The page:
Canon has announced their new 17-120mm T2.95 Cinema Zoom Lens. Usually we have to wait until at least the first or second day of NAB for major new gear announcements. Canon was kind of enough to provide their big news a week ahead of the big show. Canon announced their original Cinema EOS lenses back at NAB 2011 and were ready to ship in 2012. So far the feedback on the Canon cinema lenses, both zoom and primes, has been a bit slow to gaining traction, but they’re running at full steam now and there’s a lot of ground to cover.
The new 17-120mm lens offers an impressive 7x zoom range which compared to most new cinema zoom at 5x or less, is a great improvement. One of the biggest features of the new 17-120mm is the addition of the servo unit for all the ENG style shooters that have been clamoring for such tools. A few more details:
- 17-120mm (7x)
- T2.95 – T3.9 (ramps at 120mm)
- Arri PL or Canon EF mount
- 114mm Front Diameter
- 7.9 lbs. with servo unit
- Focus, zoom, iris servo unit – standard equipment
- Available August 2014 Pre-Order Here
Canon is clearly firing their… cannons… over Fujinon’s bow, with the Cabrio line of lenses being the only other bridge between ENG and Cinema lens features. Perhaps this is just a quick move on Canon’s part in order to keep up with their competition. Regardless of their motivation this should be an interesting blend of markets from Canon who is certainly not new to the ENG lens world being one of the largest manufacturers of broadcast style lenses for the past few decades. There plenty of other options in this “mid-focal-range” category including Canon’s own Cinema Eos zooms with a range far less than 7x. For example, the Canon 14.5-60mm, which is a great lens optically and mechanically, only offers a zoom range of 4.1x. Canon’s 30-105mm, another great lens only provides a 3.5x range. Even Fujinon’s 19-90mm is only a 4.7x zoom range. These aren’t bad specs by any means. The classics from manufacturers such as Cooke and Panavision were traditionally a 5x zoom. Angenieux’s workhorse 25-250mm HR was a great 10x range which has been revived in their soon to be released 25-250mm DP but at a much higher price. Enough of other lenses… Back to the Canon 17-120mm.
I had a chance to play with the 17-120mm prior to its release so it should be noted that the unit I had for testing was clearly a pre-production model. Specs and features can easily change. Resolution at the center of the image was superb producing an easy 200 lp/mm. The focus falls off a bit throughout the field dropping to about 100 lp/mm in the Super 35mm frame. Coverage was adequate for Super 35 format sensors. You may have some issues with the Red Dragon at 6k Full Frame but nothing that can’t be fixed by cropping down to 6K HD (check back for an update on maximum coverage once we have a production unit to test). Anyone familiar with broadcast style lenses will be comfortable with the back-focus adjustment built conveniently into the rear housing of the lens.
Obviously with the servo unit attached the 17-120mm is intended for handheld, shoulder-mounted work which is perfectly manageable with a weight of about 8 lbs. (same as the 19-90mm Cabrio). One of the down sides I saw was the lack of a 32-pitch gear on the zoom or the iris. Both rings have gears for the servo unit (0.5 mod), but nothing for the vast array of motion picture accessories. I’m sure Duclos Lenses will fix this 😉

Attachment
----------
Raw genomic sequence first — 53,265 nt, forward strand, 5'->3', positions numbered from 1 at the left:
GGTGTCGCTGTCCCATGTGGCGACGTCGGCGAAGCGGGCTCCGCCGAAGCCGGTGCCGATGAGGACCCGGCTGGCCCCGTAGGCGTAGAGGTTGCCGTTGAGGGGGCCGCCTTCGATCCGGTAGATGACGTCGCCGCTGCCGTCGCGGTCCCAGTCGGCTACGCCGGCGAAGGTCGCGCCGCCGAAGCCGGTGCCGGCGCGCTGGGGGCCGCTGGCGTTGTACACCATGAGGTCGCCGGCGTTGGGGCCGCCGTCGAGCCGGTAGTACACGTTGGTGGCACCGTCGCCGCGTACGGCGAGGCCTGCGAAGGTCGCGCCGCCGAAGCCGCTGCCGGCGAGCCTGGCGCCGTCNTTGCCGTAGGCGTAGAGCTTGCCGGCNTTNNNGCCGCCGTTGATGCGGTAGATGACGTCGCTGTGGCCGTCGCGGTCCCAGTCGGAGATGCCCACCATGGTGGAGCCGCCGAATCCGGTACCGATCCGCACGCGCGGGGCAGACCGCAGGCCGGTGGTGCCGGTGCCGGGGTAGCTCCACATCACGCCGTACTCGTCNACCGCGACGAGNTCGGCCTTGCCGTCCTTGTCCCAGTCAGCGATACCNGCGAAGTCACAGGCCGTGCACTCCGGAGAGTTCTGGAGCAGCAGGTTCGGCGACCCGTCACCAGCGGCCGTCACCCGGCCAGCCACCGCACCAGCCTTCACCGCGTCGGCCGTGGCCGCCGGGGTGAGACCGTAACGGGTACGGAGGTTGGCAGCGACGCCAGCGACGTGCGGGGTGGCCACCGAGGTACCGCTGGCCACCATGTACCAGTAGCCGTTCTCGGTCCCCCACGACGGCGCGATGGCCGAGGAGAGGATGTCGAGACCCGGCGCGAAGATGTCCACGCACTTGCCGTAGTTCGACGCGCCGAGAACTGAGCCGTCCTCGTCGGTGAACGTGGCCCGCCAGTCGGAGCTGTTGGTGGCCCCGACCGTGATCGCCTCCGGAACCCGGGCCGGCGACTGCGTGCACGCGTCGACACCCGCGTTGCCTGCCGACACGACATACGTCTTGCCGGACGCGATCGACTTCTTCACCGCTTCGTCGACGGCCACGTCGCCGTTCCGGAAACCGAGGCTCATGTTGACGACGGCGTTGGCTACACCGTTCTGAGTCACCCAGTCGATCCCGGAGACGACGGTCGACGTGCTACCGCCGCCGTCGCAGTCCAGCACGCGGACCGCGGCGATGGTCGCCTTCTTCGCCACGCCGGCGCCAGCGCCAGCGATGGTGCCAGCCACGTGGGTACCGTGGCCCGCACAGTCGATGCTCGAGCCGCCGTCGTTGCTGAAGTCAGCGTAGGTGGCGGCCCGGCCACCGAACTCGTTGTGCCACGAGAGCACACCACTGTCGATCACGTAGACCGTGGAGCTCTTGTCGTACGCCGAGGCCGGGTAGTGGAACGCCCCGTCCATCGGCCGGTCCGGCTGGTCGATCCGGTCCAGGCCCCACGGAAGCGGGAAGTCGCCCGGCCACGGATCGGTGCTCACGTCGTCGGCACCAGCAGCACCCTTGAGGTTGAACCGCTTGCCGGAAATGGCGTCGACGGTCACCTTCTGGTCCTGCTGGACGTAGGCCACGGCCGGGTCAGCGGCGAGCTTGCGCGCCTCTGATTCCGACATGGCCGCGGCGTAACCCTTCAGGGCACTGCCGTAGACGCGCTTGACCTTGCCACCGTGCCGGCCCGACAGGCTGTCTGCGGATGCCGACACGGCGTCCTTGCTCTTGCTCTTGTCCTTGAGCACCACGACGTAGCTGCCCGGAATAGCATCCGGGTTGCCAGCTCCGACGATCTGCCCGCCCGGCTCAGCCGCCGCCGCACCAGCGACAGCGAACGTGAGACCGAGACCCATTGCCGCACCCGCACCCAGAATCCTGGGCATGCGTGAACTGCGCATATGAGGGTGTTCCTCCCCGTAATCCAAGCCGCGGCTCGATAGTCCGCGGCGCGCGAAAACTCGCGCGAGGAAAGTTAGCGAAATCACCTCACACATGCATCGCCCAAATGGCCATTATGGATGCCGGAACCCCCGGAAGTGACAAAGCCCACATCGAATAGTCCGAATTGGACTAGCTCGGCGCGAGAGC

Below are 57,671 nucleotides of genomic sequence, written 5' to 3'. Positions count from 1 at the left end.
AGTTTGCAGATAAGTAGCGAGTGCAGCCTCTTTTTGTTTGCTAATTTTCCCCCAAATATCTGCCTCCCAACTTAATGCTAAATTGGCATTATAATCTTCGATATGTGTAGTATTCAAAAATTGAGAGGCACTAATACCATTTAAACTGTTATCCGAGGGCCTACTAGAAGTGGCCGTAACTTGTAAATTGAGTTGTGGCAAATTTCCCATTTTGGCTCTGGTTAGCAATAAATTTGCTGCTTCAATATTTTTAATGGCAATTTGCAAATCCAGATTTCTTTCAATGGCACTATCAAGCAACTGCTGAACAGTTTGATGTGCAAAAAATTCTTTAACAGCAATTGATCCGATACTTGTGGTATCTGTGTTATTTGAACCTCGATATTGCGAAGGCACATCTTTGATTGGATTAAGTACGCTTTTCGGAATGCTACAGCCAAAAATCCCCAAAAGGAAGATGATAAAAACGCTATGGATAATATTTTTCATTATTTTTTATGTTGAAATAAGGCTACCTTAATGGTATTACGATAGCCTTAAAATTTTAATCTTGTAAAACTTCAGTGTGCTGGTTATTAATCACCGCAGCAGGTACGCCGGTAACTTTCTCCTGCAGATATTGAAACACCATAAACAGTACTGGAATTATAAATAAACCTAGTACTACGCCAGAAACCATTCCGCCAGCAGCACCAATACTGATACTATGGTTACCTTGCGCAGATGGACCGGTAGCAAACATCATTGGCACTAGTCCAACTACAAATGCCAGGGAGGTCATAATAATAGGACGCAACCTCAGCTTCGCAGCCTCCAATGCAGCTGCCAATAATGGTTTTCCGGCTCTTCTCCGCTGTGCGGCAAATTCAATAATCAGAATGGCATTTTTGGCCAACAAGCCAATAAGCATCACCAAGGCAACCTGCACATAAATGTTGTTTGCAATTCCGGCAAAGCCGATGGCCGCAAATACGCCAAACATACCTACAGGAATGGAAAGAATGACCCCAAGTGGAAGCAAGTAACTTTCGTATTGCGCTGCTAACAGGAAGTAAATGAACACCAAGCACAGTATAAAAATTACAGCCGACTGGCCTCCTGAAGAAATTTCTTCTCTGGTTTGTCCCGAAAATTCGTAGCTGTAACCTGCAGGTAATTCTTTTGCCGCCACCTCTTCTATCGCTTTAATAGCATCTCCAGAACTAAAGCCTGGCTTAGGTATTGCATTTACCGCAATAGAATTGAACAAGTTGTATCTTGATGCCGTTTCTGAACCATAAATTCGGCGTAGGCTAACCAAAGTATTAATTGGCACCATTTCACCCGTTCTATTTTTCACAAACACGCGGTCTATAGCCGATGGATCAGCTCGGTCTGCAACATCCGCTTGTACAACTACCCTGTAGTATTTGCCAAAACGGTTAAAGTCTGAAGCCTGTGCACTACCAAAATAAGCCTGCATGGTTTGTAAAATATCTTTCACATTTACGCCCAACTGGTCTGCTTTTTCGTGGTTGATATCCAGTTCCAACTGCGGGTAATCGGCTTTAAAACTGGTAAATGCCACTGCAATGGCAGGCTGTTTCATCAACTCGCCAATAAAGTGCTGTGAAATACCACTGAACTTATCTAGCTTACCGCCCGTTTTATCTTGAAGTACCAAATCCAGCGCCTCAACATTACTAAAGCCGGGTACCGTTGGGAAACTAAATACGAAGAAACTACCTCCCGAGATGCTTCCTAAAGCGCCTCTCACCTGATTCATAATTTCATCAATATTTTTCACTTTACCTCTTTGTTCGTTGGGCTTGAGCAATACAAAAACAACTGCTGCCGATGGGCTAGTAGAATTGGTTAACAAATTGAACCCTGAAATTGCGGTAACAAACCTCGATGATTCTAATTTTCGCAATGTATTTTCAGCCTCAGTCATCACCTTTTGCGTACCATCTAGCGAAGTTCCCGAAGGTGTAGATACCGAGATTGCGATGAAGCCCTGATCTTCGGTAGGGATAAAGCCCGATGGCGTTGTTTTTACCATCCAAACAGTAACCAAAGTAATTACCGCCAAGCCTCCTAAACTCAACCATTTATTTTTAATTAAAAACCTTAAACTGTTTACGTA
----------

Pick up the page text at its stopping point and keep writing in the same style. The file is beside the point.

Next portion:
New Versatile CINE-SERVO Zoom Lens from Canon Provides High-Optical Performance and Operation for ENG, Documentary and Narrative Productions
New Canon CINE-SERVO 17-120mm T2.95 Zoom Lens Features 4K Optical Performance, a Dynamic 17-120mm Focal Length Range, and Removable Digital Drive Unit for Cine-Style or Shoulder-Mounted Operation
MELVILLE, N.Y., April 2, 2014 – Shallow, creative depth of field, high-resolution and optimal low-light shooting capabilities are just some of the many reasons that large, single-sensor digital cameras have been kitted and rigged for use in nearly every application involving video capture. Further enhancing the versatility and adoption of these cameras into markets such as ENG (Electronic News Gathering), documentary, narrative production and special event coverage is the new CINE-SERVO 17-120mm T2.95 zoom lens from Canon U.S.A., Inc., a leader in digital imaging solutions.
Designed to perform in a shoulder-mounted application or as a traditional cinema lens, the Canon CINE-SERVO 17-120mm T2.95 zoom lens has an ENG-style Digital Drive handgrip with zoom rocker switch, which can also be detached to allow for manual cinema operation. The new CINE-SERVO lens features high 4K optical performance throughout the broad focal length of 17mm to 120mm within its compact and lightweight body, a three-group inner focus system to help minimize focus breathing and provide a stable angle of view, an 11-blade iris to help achieve creative depth-of-field manipulation and natural “bokeh” background, user-friendly design features, support for matte boxes, follow focus and other accessories, and rugged reliability. Designed to work with single-sensor cameras, the lens will be available in either PL- or EF-mount.
“Since the launch of the Cinema EOS system, Canon has been a part of the large-sensor camera movement that has taken many video markets by storm. Each day the markets that employ these dynamic tools are growing, as is the way professionals are using them in the field,” explained Yuichi Ishizuka, president and COO, Canon U.S.A. “We remain dedicated to providing the equipment and service that enables professionals to reach the full potential of their talent. With the CINE-SERVO 17-120mm T2.95 zoom lens, we sought to arm them with a lens that is equally as versatile and adaptable as they are, and just as comfortable shooting a feature documentary as it would be shooting a corporate event or an interview for the evening news.”
Compliance of the Canon CINE-SERVO 17-120mm T2.95 lens with industry-standard camera-to-lens communication protocols helps ensure its compatibility with multiple brands and models of 4K, 2K, and HD cameras. These standards include 12-pin serial communication (common to major broadcast camera brands), Cooke’s /i Technology, and Canon EOS technology (employed by the EOS C500, EOS C300, and EOS-1D C Cinema cameras, and the EOS C100 Digital Video Camera). Specific types of data-management functions involving focus, zoom, iris and other settings can vary, depending on camera brands and models. In the case of the Canon EOS system, precise lens data – including aperture setting – are displayed in the EOS camera’s viewfinder, as well as recorded in the video file as metadata along with the model name of the lens and focal length setting.